Wednesday, June 8, 2016

Nuts & Bots #82 - Hacking the Cypher System - Artifact Depletion

I think it's useless now ... Image Source: https://en.wikipedia.org/wiki/Antikythera_mechanism

Artifacts are kind of a big deal in Cypher System games. They can provide great power to the players, but depending on the artifact they have varying degrees of use. Some powerful few are single use, like ultra powerful cyphers, others deplete on rolls of a d6, d10, d20, or d100, and some few even last indefinitely, never depleting.

In my experience some GMs are reluctant to introduce artifacts into their games for fear of their power, and especially because of the fact that players often make a point to hold back an experience point or two to ensure that failed depletion rolls can be re-done to keep artifacts working-essentially nullifying the depletion aspect of artifacts. Should we be so reluctant? Should we be concerned for the impact of artifacts on a game? And what ways can we tinker with the depletion mechanic to help?

Fickle Fates

Depletion is a random occurrance. A chance on the roll of a die can make a powerful item suddenly useless. But experience can let you re-roll the die and maybe keep your item in working order. Or can it?
"The most straightforward way for a player to use XP is to reroll any roll in the game—even one that she didn’t make." (CSR pg 221)
The text is plainly clear; character's can re-roll any roll, from an attack to a depletion roll, or even a roll on a random artifact or cypher table. However, rules are meant to be broken, and a simple means to ensure artifacts don't overwhelm a game due to experience fueled re-rolls a GM could simply rule that depletion rolls cannot be re-rolled. This has the advantage of being simple and requires no special bookkeeping and cannot negatively interact in any other way with the existing rules. It also has the advantage of letting depletion go back into the hands of fate, and the roll of the dice.

Pay to Play

Because RPGs are a social game with a goal for all involved to have a good time some GMs may not be in a position to simply do-away with the players' ability to spend experience to keep their artifacts working. Is there a way to split the difference? Maybe.

Instead of allowing a player to pay for a re-roll after a depletion roll fails (an occurrence with varying degrees of probability) a GM may instead opt for a "pre-payment" option: spend an experience to avoid the re-roll entirely, or do not and roll and accept the result. Players will need to make the experience investment depending on the chances of depletion or take their chances with the dice. This skews the "cost" to the players a little more than the rules as written, but still allows players to "protect" important artifacts.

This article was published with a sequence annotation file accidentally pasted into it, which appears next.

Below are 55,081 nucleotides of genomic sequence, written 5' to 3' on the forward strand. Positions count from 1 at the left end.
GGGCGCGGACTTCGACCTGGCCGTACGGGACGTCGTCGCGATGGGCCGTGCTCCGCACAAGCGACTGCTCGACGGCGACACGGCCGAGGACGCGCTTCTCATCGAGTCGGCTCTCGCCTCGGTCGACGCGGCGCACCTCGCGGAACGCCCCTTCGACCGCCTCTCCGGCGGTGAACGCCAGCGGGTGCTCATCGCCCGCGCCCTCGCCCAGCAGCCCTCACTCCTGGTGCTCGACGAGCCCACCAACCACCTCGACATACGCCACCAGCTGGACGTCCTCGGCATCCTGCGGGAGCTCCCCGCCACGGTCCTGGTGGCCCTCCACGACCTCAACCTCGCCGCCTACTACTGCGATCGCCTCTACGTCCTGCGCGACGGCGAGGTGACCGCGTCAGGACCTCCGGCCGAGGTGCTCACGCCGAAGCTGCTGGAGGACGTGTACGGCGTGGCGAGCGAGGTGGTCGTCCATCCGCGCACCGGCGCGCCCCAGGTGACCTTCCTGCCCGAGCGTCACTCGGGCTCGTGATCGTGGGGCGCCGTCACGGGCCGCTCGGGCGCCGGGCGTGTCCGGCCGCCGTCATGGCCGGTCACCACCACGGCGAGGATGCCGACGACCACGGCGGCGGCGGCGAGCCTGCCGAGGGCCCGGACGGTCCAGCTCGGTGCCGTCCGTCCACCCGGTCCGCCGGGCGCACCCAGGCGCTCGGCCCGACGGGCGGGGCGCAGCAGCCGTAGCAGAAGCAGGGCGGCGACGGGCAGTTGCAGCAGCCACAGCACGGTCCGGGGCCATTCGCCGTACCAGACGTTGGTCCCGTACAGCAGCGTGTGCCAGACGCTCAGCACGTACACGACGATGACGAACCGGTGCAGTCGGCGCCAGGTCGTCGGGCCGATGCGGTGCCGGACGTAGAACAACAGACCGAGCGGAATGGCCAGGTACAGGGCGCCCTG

Maintenance Time

Another way to partially mitigate re-rolls is to defer them to a later time. Players must spend time and do "maintenance" on the item before they can spend the experience and re-roll. This may not jive with some game paradigms, but others, like cyberpunk or science fiction games, can readily accept the idea that artifact items may be subject to temporary inactivation. The time a player must invest prior to the re-roll should be set by the GM and may be as little as a single round's action to unjam or reload a weapon, to several hours or days to refit a starcraft or advanced device.

The advantage here is that while artifacts may remain in game for the long term, the GM will still have the ability to complicate stories as a result of temporary artifact downtime. Even if a GM opts not to use this as a permanent addition to the rules, a GM Intrusion could be used for similar effect either after a failed roll that has been re-rolled, or even after a successful roll.

Gradual Degradation

Artifact depletion rolls are a set thing, a 1 on a d6, or maybe a 1 on a d20. As written this is static, but GMs could change that. After a depletion roll a GM could offer up a GM Intrusion that reduces the die type of future depletion rolls. This would bring a d100 to a d20 then a d10 and finally to a d6. Using this when the depletion roll is already a d6 could even impose a -1 to future rolls if the GM desired. In this way the artifact slowly degrades and eventually fails.

The Cypher System uses a small subset of the weird dice commonly available to RPG players. With only d6, d10, d20, and d100 the depletion rolls for artifacts are somewhat limited. GMs may want to use the full range of dice they have available, or a subset of those dice. Adding more dice would slow the degradation and allow artifacts to last longer with a greater possible number of GMIs before the artifacts depleted fully.

Planned Obsolescence 

Of course if you want to deal with artifacts via GM Intrusion there is nothing stopping you from having depletion happen as the result of a GM Intrusion without. This is the most heavy handed solution, but it should always be on the table, especially if a GM sees an artifact is beginning to dominate play in unintended ways.

Are there any other ways to deal with artifact depletion that I haven't mentioned? Do you feel that artifacts tend to overpower your games or do you feel that they work just fine as is? Do you have any other advice for GMs of Cypher System games with regards to artifacts?